That these measures, necessary to national progress and civilisation, could not be put into operation without a heavy call on the purse of the Italian people was obvious ; and the way in which the young nation responded to that call, and still continues to respond to it, is certainly not the least among the factors contributing to the justification of that modern Roman Triumph which has taken place in the shadow of the capital to-day.

Returning to the critics, and especially to the English critics, of the way in which the Italians have managed their internal affairs, these, I think, are too ready to overlook the fact that the Italian battle for liberty and progress, for unity at home and peace and justice abroad, began rather than ended when she succeeded in expelling the foreigner from her gates. It was natural that, with so many weighty questions to be dealt with regarding foreign, ecclesiastical, and financial policy, the problems connected with social reform should have been momentarily relegated to a second place during the period immediately succeeding the final consolidation of the new Italian kingdom. As I have pointed out, how-ever, the machinery for a complete process of social reformation had already been prepared, and when in 1876, only six years after the transformation of Rome into the capital of United Italy, the then Minister of Finance, Marco Minghetti, was able to produce a budget which brought the revenue and expenditure of the country to a balance, this machinery was at once put into operation.

But it would be useless to deny, since Italians themselves would not deny it, that, from the year 1876 until late in the eighties, party ambition rather than the welfare of the country influenced the rulers of Italy. It is to this period that Italy owes the growth of that bureaucratic fungus which, when once permitted to take root in a nation, is with difficulty eradicated. Northern statesmen were replaced by politicians of a less patriotic character, who brought with them the shifty and corrupt practices and principles which had ever distinguished the political adventurers of the South. Under the Depretis administration, which practically lasted until 1887, reforms had to be paid for by votes to keep that administration in office. The Chamber of Deputies became little more than a committee of the Government, and its members were easily bribed to give consent to any measures calculated to secure to the Depretis Cabinet continuance in office.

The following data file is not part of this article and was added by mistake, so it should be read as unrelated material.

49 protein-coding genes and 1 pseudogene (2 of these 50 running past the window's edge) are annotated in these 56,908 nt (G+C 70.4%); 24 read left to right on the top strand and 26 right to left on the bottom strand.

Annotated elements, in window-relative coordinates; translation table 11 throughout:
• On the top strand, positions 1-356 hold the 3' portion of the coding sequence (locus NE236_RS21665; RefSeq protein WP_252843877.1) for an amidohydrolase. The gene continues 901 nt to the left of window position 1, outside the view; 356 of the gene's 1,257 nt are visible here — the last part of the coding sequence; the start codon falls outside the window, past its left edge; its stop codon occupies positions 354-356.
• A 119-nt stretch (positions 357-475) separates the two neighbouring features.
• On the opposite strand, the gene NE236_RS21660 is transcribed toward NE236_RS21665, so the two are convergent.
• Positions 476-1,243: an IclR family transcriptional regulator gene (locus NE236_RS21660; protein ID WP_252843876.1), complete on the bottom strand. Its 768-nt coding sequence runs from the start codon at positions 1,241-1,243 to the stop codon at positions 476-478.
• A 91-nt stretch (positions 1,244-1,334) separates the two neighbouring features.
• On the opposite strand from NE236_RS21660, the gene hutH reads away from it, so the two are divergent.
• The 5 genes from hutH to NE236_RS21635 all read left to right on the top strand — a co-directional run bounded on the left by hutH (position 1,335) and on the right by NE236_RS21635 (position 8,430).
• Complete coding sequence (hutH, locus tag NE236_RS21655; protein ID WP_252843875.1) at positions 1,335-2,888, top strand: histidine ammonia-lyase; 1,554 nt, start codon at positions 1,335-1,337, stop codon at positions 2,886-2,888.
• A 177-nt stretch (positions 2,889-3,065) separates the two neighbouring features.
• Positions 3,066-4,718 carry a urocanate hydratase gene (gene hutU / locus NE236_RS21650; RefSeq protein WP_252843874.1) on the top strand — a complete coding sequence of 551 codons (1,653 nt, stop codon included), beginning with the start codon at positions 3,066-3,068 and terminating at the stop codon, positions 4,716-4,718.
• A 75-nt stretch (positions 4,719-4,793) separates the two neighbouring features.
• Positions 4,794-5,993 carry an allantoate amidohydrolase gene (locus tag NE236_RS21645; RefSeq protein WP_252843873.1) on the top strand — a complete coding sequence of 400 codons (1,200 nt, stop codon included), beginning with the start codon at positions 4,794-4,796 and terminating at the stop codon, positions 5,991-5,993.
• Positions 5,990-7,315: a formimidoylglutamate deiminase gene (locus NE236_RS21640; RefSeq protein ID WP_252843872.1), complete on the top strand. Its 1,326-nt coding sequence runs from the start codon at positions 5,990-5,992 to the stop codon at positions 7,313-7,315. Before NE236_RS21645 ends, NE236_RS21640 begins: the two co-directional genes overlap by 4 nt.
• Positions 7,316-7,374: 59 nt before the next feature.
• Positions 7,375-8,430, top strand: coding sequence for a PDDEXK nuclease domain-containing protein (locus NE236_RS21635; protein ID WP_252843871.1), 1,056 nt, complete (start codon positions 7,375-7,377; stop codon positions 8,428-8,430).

Had this system of corruption been applied to the Parliament only, its effects, perhaps, would not have been so far-reaching or so detrimental to the true interests of the country. Unfortunately, however, the Civil Service fell a victim to similar methods of corruption. Posts in this service were unblushingly bestowed on those who had least qualification for the handling of public monies, or for the exercise of the powers entrusted to them. The number of impiegati in all the various departments of the State was increased to an altogether ridiculous extent ; and, in a word, the country was saddled with an army of ill-paid officials drawn from every class, whose sole raison d’être was that they were obedient creatures of an administration the only programme of which was office.

In those years Italy sowed the seed of that internal discontent which, together with the ceaseless animosity of the Vatican, has proved so serious an obstacle to the completion of her victory over the powers fighting against her. The national discontent very soon manifested itself in the appearance of various parties disaffected not only towards the Government—which would in itself have been a healthy sign—but towards the very Constitution which the patriotic and disinterested politicians of earlier years had evolved in the face of almost Insurmountable difficulties. Republicanism, Social-ism, Anarchism—every shade of extremist opinion found their supporters in a country still in its infancy and requiring neither parties nor programmes to guide its steps, but one compact and solid administrative power to direct it unswervingly towards that goal which the creators of United Italy had set before it.